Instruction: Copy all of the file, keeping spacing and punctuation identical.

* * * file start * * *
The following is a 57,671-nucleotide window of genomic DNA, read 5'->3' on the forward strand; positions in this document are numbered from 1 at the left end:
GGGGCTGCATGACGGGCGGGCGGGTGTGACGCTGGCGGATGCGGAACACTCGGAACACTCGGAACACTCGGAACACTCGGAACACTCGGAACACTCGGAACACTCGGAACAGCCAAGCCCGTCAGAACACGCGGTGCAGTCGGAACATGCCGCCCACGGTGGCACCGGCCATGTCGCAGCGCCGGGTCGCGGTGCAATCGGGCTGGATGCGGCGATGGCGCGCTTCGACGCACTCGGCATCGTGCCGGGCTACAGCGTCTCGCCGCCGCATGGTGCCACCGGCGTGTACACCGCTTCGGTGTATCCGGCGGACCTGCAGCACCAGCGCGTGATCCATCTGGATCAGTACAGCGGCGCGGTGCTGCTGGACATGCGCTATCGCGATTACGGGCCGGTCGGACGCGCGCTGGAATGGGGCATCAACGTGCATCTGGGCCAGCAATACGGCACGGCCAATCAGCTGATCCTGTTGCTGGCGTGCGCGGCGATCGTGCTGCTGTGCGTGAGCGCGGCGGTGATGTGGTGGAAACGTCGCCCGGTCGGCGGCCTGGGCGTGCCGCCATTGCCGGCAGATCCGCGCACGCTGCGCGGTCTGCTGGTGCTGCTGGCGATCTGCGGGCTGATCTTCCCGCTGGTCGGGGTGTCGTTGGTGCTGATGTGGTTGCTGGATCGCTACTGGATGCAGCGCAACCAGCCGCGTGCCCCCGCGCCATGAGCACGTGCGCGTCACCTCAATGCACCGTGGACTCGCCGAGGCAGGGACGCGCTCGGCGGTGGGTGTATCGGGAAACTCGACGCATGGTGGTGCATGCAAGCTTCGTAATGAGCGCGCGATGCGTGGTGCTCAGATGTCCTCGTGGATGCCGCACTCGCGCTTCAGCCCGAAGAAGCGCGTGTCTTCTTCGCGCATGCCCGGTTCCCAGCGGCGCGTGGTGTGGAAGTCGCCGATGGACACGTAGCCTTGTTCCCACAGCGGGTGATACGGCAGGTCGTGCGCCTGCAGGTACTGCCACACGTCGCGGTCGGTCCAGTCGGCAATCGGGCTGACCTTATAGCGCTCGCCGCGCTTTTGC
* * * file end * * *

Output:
The following is a 57,671-nucleotide window of genomic DNA, read 5'->3' on the forward strand; positions in this document are numbered from 1 at the left end:
GGGGCTGCATGACGGGCGGGCGGGTGTGACGCTGGCGGATGCGGAACACTCGGAACACTCGGAACACTCGGAACACTCGGAACACTCGGAACACTCGGAACACTCGGAACAGCCAAGCCCGTCAGAACACGCGGTGCAGTCGGAACATGCCGCCCACGGTGGCACCGGCCATGTCGCAGCGCCGGGTCGCGGTGCAATCGGGCTGGATGCGGCGATGGCGCGCTTCGACGCACTCGGCATCGTGCCGGGCTACAGCGTCTCGCCGCCGCATGGTGCCACCGGCGTGTACACCGCTTCGGTGTATCCGGCGGACCTGCAGCACCAGCGCGTGATCCATCTGGATCAGTACAGCGGCGCGGTGCTGCTGGACATGCGCTATCGCGATTACGGGCCGGTCGGACGCGCGCTGGAATGGGGCATCAACGTGCATCTGGGCCAGCAATACGGCACGGCCAATCAGCTGATCCTGTTGCTGGCGTGCGCGGCGATCGTGCTGCTGTGCGTGAGCGCGGCGGTGATGTGGTGGAAACGTCGCCCGGTCGGCGGCCTGGGCGTGCCGCCATTGCCGGCAGATCCGCGCACGCTGCGCGGTCTGCTGGTGCTGCTGGCGATCTGCGGGCTGATCTTCCCGCTGGTCGGGGTGTCGTTGGTGCTGATGTGGTTGCTGGATCGCTACTGGATGCAGCGCAACCAGCCGCGTGCCCCCGCGCCATGAGCACGTGCGCGTCACCTCAATGCACCGTGGACTCGCCGAGGCAGGGACGCGCTCGGCGGTGGGTGTATCGGGAAACTCGACGCATGGTGGTGCATGCAAGCTTCGTAATGAGCGCGCGATGCGTGGTGCTCAGATGTCCTCGTGGATGCCGCACTCGCGCTTCAGCCCGAAGAAGCGCGTGTCTTCTTCGCGCATGCCCGGTTCCCAGCGGCGCGTGGTGTGGAAGTCGCCGATGGACACGTAGCCTTGTTCCCACAGCGGGTGATACGGCAGGTCGTGCGCCTGCAGGTACTGCCACACGTCGCGGTCGGTCCAGTCGGCAATCGGGCTGACCTTATAGCGCTCGCCGCGCTTTTGC